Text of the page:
By canceling the event, Aquinas administrators have robbed us all of a valuable teaching moment–one where the Catholic position could be made clear while alternative perspectives were articulated and critically examined, in a spirit of rigorous free inquiry.

I am especially disappointed by President Balog’s explanation that “We want to explore the issue from an academic perspective, not from the perspective of an antagonistic attack to core Catholic values.” Anyone with even a passing knowledge of my scholarly research and public advocacy would recognize this description as a severe distortion of my work. (I would especially encourage members of the Aquinas community to read some of my many columns archived at the Independent Gay Forum website,

Several students are now organizing to invite me to speak later this month at an off-campus location, not paid for by school funds. I look forward to that opportunity, and if it happens, I invite school administrators and other members of the Catholic community to come and present their views. I believe that truth has nothing to fear from serious public dialogue, and I welcome occasions for thoughtful interaction.

John Corvino, Ph.D.

Associate Professor of Philosophy

Wayne State University”

“Focus the Nation” Activities Planned at Area Colleges

A nationwide teach-in on global warming will include events at local college campuses as part of a national effort to spur action towards encouraging emission cuts of 80% below current levels by 2050 in order to stop global warming.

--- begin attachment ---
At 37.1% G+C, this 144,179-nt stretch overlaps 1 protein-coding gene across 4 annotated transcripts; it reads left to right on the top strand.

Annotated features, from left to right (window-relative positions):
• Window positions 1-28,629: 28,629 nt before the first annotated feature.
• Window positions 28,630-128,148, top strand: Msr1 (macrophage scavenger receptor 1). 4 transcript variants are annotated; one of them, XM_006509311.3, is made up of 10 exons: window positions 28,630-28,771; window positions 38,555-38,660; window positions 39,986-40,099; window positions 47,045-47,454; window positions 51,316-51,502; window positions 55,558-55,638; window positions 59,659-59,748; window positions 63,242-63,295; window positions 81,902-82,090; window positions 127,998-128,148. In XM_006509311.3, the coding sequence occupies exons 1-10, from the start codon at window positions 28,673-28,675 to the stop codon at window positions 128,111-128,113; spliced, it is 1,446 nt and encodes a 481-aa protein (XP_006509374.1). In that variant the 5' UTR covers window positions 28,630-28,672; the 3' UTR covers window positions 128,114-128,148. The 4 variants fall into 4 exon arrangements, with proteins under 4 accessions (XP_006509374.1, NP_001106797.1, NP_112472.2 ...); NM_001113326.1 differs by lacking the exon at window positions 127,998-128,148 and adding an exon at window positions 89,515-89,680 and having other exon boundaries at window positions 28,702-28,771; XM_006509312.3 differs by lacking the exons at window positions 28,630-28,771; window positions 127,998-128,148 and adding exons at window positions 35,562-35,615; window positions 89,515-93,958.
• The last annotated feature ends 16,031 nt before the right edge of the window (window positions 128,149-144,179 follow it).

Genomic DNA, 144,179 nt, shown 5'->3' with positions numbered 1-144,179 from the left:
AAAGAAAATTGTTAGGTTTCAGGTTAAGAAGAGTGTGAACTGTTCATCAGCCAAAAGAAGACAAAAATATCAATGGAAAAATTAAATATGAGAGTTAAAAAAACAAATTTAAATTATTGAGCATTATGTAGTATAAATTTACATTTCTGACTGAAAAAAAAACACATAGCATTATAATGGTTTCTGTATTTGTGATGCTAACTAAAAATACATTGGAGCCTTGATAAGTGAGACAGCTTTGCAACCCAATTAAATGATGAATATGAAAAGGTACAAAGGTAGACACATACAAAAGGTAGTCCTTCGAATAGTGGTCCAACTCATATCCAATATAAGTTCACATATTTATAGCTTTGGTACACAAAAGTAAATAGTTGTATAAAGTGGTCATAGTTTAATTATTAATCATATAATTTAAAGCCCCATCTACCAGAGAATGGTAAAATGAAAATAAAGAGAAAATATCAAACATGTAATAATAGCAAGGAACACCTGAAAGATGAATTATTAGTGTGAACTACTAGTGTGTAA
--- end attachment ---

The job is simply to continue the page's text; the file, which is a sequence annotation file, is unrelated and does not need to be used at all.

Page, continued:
focus the nation logo

At the end of the month, a “nationwide teach-in” called “Focus the Nation” is being planned to raise awareness and encourage action on global warming. The teach-ins–which will be held on January 31–are encouraging a move from discussion and fatalism to action on global warming.

In answering the question “Why Now” the campaign says:

“Over the next decade, critical policy decisions will be made with irreversible consequences for the future. Dr. James Hansen, the top US government climate scientist, believes that if we do not stabilize greenhouse gas emissions soon, we may set in motion a process leading to collapse of the West Antarctic and Greenland Ice sheets, events that would raise global sea levels by over 40 feet, inundating many of the world’s major cities. This of course is just one of the myriad potential consequences of human-induced warming, with regional and global impacts ranging from hurricanes of greater intensity and duration, global water shortages, altered patterns of rainfall, drought and flood, massive forest die-back, and large-scale species extinction.